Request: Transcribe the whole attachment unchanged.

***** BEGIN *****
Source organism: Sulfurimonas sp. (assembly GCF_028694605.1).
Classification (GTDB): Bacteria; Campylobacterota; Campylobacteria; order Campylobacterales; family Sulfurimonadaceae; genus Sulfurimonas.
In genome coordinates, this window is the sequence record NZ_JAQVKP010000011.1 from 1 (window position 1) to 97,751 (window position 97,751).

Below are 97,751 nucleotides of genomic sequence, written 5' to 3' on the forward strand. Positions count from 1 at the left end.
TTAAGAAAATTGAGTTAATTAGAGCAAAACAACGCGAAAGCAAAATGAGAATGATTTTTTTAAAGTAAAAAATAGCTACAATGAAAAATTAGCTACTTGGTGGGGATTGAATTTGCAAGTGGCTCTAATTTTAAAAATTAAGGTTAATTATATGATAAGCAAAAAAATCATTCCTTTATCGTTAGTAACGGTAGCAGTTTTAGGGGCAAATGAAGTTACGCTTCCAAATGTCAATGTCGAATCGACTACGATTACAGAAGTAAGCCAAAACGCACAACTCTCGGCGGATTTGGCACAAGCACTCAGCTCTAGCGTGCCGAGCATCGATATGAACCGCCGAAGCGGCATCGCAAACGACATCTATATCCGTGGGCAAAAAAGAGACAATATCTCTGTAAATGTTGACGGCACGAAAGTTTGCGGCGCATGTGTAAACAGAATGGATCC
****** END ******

Source organism: Sulfurimonas sp. (assembly GCF_028694605.1).
Classification (GTDB): Bacteria; Campylobacterota; Campylobacteria; order Campylobacterales; family Sulfurimonadaceae; genus Sulfurimonas.
In genome coordinates, this window is the sequence record NZ_JAQVKP010000011.1 from 1 (window position 1) to 97,751 (window position 97,751).

Below are 97,751 nucleotides of genomic sequence, written 5' to 3' on the forward strand. Positions count from 1 at the left end.
TTAAGAAAATTGAGTTAATTAGAGCAAAACAACGCGAAAGCAAAATGAGAATGATTTTTTTAAAGTAAAAAATAGCTACAATGAAAAATTAGCTACTTGGTGGGGATTGAATTTGCAAGTGGCTCTAATTTTAAAAATTAAGGTTAATTATATGATAAGCAAAAAAATCATTCCTTTATCGTTAGTAACGGTAGCAGTTTTAGGGGCAAATGAAGTTACGCTTCCAAATGTCAATGTCGAATCGACTACGATTACAGAAGTAAGCCAAAACGCACAACTCTCGGCGGATTTGGCACAAGCACTCAGCTCTAGCGTGCCGAGCATCGATATGAACCGCCGAAGCGGCATCGCAAACGACATCTATATCCGTGGGCAAAAAAGAGACAATATCTCTGTAAATGTTGACGGCACGAAAGTTTGCGGCGCATGTGTAAACAGAATGGATCC